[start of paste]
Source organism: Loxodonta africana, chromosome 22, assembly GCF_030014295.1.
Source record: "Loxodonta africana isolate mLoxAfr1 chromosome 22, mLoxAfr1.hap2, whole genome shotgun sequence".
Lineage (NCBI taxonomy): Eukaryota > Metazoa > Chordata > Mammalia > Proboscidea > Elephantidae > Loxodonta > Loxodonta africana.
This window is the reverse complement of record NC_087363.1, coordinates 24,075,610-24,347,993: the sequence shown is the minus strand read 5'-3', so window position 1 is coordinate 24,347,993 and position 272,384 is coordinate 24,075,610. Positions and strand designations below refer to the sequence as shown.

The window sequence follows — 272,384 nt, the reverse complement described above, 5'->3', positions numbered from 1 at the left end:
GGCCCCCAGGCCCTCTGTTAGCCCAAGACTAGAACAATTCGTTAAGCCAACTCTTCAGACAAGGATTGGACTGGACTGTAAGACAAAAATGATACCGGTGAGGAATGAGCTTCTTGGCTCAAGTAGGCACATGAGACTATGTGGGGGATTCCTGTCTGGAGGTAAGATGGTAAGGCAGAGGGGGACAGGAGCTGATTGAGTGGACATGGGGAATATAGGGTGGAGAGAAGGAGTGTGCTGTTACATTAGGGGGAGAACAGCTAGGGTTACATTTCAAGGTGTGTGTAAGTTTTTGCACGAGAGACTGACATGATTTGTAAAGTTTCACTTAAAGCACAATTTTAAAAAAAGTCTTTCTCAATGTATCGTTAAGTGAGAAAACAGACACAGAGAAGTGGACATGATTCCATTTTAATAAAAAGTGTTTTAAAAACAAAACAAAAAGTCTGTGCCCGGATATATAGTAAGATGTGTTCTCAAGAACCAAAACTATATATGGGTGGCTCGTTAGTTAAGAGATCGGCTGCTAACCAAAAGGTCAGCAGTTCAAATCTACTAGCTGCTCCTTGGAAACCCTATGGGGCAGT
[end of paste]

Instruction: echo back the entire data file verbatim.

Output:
Source organism: Loxodonta africana, chromosome 22, assembly GCF_030014295.1.
Source record: "Loxodonta africana isolate mLoxAfr1 chromosome 22, mLoxAfr1.hap2, whole genome shotgun sequence".
Lineage (NCBI taxonomy): Eukaryota > Metazoa > Chordata > Mammalia > Proboscidea > Elephantidae > Loxodonta > Loxodonta africana.
This window is the reverse complement of record NC_087363.1, coordinates 24,075,610-24,347,993: the sequence shown is the minus strand read 5'-3', so window position 1 is coordinate 24,347,993 and position 272,384 is coordinate 24,075,610. Positions and strand designations below refer to the sequence as shown.

The window sequence follows — 272,384 nt, the reverse complement described above, 5'->3', positions numbered from 1 at the left end:
GGCCCCCAGGCCCTCTGTTAGCCCAAGACTAGAACAATTCGTTAAGCCAACTCTTCAGACAAGGATTGGACTGGACTGTAAGACAAAAATGATACCGGTGAGGAATGAGCTTCTTGGCTCAAGTAGGCACATGAGACTATGTGGGGGATTCCTGTCTGGAGGTAAGATGGTAAGGCAGAGGGGGACAGGAGCTGATTGAGTGGACATGGGGAATATAGGGTGGAGAGAAGGAGTGTGCTGTTACATTAGGGGGAGAACAGCTAGGGTTACATTTCAAGGTGTGTGTAAGTTTTTGCACGAGAGACTGACATGATTTGTAAAGTTTCACTTAAAGCACAATTTTAAAAAAAGTCTTTCTCAATGTATCGTTAAGTGAGAAAACAGACACAGAGAAGTGGACATGATTCCATTTTAATAAAAAGTGTTTTAAAAACAAAACAAAAAGTCTGTGCCCGGATATATAGTAAGATGTGTTCTCAAGAACCAAAACTATATATGGGTGGCTCGTTAGTTAAGAGATCGGCTGCTAACCAAAAGGTCAGCAGTTCAAATCTACTAGCTGCTCCTTGGAAACCCTATGGGGCAGT